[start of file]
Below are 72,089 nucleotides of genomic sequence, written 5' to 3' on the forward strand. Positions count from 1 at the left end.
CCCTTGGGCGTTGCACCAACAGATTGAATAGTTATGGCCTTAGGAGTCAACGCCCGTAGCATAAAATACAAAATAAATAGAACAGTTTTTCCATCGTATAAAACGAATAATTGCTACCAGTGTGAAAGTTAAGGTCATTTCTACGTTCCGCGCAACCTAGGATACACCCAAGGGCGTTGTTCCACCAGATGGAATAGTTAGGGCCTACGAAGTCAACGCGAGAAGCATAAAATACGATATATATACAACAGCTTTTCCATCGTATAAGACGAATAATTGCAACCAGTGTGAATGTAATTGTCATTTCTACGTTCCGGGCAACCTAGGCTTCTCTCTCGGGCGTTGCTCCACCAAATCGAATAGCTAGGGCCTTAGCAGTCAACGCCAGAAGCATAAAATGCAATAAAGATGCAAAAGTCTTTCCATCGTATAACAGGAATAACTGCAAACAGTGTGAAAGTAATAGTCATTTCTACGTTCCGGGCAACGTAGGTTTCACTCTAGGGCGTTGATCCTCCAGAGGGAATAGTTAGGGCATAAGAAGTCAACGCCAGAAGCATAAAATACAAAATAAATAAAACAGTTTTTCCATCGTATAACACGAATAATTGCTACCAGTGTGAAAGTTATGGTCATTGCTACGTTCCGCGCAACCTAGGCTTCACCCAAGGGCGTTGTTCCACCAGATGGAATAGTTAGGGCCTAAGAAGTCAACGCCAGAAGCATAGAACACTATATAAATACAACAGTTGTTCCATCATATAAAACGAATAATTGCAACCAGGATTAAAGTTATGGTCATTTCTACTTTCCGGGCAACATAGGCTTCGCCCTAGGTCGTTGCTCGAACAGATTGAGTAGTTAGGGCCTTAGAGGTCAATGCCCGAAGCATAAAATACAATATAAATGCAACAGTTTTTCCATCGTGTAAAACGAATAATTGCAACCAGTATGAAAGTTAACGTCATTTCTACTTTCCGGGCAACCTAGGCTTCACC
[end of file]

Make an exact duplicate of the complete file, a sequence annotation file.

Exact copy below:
Below are 72,089 nucleotides of genomic sequence, written 5' to 3' on the forward strand. Positions count from 1 at the left end.
CCCTTGGGCGTTGCACCAACAGATTGAATAGTTATGGCCTTAGGAGTCAACGCCCGTAGCATAAAATACAAAATAAATAGAACAGTTTTTCCATCGTATAAAACGAATAATTGCTACCAGTGTGAAAGTTAAGGTCATTTCTACGTTCCGCGCAACCTAGGATACACCCAAGGGCGTTGTTCCACCAGATGGAATAGTTAGGGCCTACGAAGTCAACGCGAGAAGCATAAAATACGATATATATACAACAGCTTTTCCATCGTATAAGACGAATAATTGCAACCAGTGTGAATGTAATTGTCATTTCTACGTTCCGGGCAACCTAGGCTTCTCTCTCGGGCGTTGCTCCACCAAATCGAATAGCTAGGGCCTTAGCAGTCAACGCCAGAAGCATAAAATGCAATAAAGATGCAAAAGTCTTTCCATCGTATAACAGGAATAACTGCAAACAGTGTGAAAGTAATAGTCATTTCTACGTTCCGGGCAACGTAGGTTTCACTCTAGGGCGTTGATCCTCCAGAGGGAATAGTTAGGGCATAAGAAGTCAACGCCAGAAGCATAAAATACAAAATAAATAAAACAGTTTTTCCATCGTATAACACGAATAATTGCTACCAGTGTGAAAGTTATGGTCATTGCTACGTTCCGCGCAACCTAGGCTTCACCCAAGGGCGTTGTTCCACCAGATGGAATAGTTAGGGCCTAAGAAGTCAACGCCAGAAGCATAGAACACTATATAAATACAACAGTTGTTCCATCATATAAAACGAATAATTGCAACCAGGATTAAAGTTATGGTCATTTCTACTTTCCGGGCAACATAGGCTTCGCCCTAGGTCGTTGCTCGAACAGATTGAGTAGTTAGGGCCTTAGAGGTCAATGCCCGAAGCATAAAATACAATATAAATGCAACAGTTTTTCCATCGTGTAAAACGAATAATTGCAACCAGTATGAAAGTTAACGTCATTTCTACTTTCCGGGCAACCTAGGCTTCACC